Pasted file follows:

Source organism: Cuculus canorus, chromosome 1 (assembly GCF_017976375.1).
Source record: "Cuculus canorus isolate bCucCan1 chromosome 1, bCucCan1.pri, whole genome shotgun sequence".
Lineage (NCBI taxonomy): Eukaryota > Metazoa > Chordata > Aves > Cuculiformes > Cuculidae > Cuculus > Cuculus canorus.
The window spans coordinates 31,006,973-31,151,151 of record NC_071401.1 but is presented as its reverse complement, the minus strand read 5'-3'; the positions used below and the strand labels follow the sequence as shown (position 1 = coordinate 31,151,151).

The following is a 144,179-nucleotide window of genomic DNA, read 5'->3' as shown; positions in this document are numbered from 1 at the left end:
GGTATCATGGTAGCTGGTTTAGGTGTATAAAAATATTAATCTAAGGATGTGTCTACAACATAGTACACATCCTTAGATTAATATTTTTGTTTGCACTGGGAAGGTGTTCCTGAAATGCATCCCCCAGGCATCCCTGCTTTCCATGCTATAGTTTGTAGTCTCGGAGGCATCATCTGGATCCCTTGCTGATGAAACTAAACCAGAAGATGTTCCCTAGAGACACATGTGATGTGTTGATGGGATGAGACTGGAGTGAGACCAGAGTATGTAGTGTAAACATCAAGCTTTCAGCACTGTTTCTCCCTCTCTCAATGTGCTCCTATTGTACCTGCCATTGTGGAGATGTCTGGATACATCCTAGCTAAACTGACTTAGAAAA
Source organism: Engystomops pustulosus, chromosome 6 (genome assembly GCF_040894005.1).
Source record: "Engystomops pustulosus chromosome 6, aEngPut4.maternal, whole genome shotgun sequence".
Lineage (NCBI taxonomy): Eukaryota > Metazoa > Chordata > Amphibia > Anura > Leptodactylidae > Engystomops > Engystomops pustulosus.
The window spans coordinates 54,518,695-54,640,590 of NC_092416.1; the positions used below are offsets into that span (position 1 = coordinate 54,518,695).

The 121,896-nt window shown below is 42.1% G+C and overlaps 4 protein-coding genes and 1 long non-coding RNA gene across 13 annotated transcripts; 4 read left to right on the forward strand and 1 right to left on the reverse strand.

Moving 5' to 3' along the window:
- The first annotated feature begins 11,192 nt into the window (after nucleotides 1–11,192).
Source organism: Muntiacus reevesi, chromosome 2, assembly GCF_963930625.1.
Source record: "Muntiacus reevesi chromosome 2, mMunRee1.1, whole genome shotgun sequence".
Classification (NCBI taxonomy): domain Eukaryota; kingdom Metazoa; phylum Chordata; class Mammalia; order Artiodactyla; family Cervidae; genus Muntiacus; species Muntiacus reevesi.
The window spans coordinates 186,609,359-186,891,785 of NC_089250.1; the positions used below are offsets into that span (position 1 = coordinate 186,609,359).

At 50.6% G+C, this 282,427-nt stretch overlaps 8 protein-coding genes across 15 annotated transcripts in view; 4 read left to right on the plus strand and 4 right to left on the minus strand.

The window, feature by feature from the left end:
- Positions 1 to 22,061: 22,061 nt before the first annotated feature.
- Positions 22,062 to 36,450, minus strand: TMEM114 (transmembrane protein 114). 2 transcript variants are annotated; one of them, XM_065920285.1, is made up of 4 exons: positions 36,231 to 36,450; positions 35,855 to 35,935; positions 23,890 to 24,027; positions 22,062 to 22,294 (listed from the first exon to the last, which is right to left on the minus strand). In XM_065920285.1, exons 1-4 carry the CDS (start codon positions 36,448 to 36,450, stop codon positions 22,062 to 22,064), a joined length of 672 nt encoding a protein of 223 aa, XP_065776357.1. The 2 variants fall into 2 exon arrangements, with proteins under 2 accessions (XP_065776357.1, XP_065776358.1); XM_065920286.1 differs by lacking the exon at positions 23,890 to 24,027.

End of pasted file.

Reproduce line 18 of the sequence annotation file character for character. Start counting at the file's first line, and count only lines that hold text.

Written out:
At 50.6% G+C, this 282,427-nt stretch overlaps 8 protein-coding genes across 15 annotated transcripts in view; 4 read left to right on the plus strand and 4 right to left on the minus strand.